The sensor always outputs a 14-stop, wide-gamut data set, the digital equivalent of a film negative. The camera cannot record this raw data, however (that’s the one big difference to the Alexa) – some form of processing has to take place in camera, and how much is done is up to you, the cinematographer.
First, the data is debayered, transforming the raw data into a LogC image. This image can be recorded and handed over to editorial for further processing. But the LogC image is very malleable and can be interpreted in many different ways. How to communicate your intentions when you created the image?
A Look-Up Table (LUT) is a matrix of transformations that turn a LogC image into the picture you intended by defining the levels of contrast and colour that need to be applied. It can be used in various ways. By applying your LUT of choice to the viewfinder image and/or the monitor output you can accurately judge whether your lighting, exposure and white balance choices result in the desired effect. If you are not achieving the desired results, you can either
1) alter the way you are shooting the scene, or
2) alter the way the camera renders it, or
3) decide to shoot it “as is” and make alterations in colour correction, ie. “fix it in post”.
Method 1 should always be the first approach. Once you have decided on a look or number of looks for the project at hand, it is best to remain consistent in the way you expose the image. Use the tools provided by viewfinder (zebra, false colour) and monitor (waveform, vector scope) to accurately set the exposure, and the camera controls (iris, ND-filters, ISO level, shutter speed, white balance) as well as lighting, blocking, framing and filters to create the desired image. The less manipulation an image requires to achieve the desired effect, the better.
Method 2 should be used to define a project’s look or looks, but not as a tool for scene-by-scene correction. Looks can be used to define how the camera renders different situations such as day and night, or to denote different story-telling elements such as flashbacks or dream sequences. Following tests and approval of the looks by the director and producer, LUTs can be generated in camera or by using Arris AmiraColorTool software and quickly applied when shooting.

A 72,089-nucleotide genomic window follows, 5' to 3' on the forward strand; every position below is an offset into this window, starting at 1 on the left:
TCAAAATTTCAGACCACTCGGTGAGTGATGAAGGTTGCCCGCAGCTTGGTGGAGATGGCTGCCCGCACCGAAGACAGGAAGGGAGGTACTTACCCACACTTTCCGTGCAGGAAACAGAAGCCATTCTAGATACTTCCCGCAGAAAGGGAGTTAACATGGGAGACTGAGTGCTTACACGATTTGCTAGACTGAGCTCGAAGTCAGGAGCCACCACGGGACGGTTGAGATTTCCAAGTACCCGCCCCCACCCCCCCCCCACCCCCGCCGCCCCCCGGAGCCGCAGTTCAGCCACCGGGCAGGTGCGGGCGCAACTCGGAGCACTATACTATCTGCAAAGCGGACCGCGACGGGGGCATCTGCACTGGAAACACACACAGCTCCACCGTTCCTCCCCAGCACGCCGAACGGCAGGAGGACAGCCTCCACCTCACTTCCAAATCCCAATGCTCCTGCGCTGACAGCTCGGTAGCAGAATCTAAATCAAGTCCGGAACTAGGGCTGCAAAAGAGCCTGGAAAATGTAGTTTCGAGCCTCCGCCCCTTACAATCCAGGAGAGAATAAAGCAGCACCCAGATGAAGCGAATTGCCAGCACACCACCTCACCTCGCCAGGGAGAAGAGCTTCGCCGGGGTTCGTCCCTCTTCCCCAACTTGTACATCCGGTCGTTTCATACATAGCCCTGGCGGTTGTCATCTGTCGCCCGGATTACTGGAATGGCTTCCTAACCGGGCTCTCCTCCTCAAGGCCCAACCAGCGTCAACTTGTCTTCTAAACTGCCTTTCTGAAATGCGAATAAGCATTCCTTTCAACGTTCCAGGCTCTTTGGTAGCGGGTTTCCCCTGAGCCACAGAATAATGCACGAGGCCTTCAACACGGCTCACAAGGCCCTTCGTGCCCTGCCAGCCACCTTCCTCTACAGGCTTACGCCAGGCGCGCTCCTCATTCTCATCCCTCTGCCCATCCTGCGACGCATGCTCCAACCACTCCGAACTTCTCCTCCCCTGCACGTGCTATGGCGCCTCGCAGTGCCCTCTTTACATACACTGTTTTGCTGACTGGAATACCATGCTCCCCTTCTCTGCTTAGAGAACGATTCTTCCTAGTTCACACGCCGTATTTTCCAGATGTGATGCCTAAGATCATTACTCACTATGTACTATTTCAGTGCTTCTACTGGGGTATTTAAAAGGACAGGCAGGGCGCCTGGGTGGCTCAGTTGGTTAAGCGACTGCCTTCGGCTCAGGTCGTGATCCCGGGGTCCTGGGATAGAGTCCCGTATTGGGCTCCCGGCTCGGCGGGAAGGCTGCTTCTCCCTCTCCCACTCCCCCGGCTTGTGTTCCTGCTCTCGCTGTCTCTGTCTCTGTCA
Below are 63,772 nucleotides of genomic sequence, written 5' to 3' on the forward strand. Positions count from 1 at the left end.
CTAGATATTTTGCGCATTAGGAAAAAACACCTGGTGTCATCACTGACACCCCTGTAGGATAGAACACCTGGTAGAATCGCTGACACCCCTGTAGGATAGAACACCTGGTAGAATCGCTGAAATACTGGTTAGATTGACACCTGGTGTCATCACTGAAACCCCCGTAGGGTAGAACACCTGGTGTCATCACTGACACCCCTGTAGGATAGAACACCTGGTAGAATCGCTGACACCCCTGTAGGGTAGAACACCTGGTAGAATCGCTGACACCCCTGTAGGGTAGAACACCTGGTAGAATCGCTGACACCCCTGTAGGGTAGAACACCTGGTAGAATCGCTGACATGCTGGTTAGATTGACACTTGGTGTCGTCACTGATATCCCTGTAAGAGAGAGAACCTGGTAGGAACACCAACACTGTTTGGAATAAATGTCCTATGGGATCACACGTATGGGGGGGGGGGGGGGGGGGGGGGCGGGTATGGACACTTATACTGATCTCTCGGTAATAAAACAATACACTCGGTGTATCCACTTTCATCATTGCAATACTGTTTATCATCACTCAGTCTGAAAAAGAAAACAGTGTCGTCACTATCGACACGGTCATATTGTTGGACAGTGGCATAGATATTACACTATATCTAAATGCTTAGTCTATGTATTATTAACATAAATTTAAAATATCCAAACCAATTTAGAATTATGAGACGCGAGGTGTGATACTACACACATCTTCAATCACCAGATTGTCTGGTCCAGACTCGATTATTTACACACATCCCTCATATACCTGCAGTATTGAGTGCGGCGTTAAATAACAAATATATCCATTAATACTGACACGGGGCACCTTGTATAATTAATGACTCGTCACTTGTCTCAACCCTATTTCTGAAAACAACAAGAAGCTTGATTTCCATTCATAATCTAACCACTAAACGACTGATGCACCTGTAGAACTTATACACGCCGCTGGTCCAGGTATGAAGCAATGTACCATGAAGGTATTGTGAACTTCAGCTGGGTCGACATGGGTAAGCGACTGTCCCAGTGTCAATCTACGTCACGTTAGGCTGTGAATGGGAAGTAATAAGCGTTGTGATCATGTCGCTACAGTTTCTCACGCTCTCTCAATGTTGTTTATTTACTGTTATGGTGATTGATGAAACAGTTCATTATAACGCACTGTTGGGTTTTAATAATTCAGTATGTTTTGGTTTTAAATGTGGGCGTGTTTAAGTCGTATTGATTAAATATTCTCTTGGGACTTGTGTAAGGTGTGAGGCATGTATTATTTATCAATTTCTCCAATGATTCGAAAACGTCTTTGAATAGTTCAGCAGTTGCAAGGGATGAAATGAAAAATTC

Method 3 can be extremely useful, as colour correction allows the tweaking of decisions made on set in a controlled environment and also offers tools such as power windows or in-scene transitions which are not available in-camera. But as it can never be guaranteed that the cinematographer is present during colour correction, this tool should only be employed when it is not possible or practicable to achieve the same result in-camera.
When recording a LogC image, the LUT applied for viewing is also embedded in the image as metadata. This ensures that whenever the footage is viewed further down the line, it is seen with the same LUT used for viewing the image on set and in camera and faithfully reproduces the cinematographer’s intentions. Overlaying a LogC image with a LUT is a non-destructive process and offers maximum flexibility not only to correct but also to change the image in post. This is a great advantage, as viewing conditions are not always ideal, or when running & gunning we simply don’t have time to make all the necessary adjustments, but it also offers anyone who has access to the colour correction desk the possibility to change and re-envisage our shots. In an ideal world, we would always be invited to be present during colour correction, or given the opportunity to approve changes made, but in many cases this doesn’t happen.
It is also possible to record the image with LUT applied – in this case, the look is baked in and the options in colour correction are greatly reduced. Details lost in over-exposed highlights, for example, which could be retrieved from a LogC image are irretrievably lost if the LUT is baked in. Theoretically, one could use this method to protect one’s aesthetic intentions, but as by so doing one sacrifices so many possibilities to perfect the image, I would seldom recommend this method.
One objection to using Log gamma I have heard before is that on a documentary the budget is not available for the full-blown colour correction necessary to turn flat, dark, technical images into broadcastable pictures. And that the director cannot edit properly with this type of footage. Neither of these objections hold water any more as long as your post house is using the latest version of their software of choice. Avid 8.1 and FCPX 10.1.3 (I have not tested Premiere yet) automatically apply the LUT selected while shooting and embedded in the metadata to each clip. This process is not like a colour effect that needs to be applied individually and slows performance down, it runs in the background and (by all accounts, I’ve not performed any tests) does not affect how the system runs. The LUT can also be disabled if one needs to evaluate the LogC image.
By using this feature it is possible to go through the entire editing process including playout without once noticing that the footage was not shot with Rec709 Gamma. So the only reason to actually record your footage with a Rec709 LUT burnt in is if your producer insists on using an older Avid version!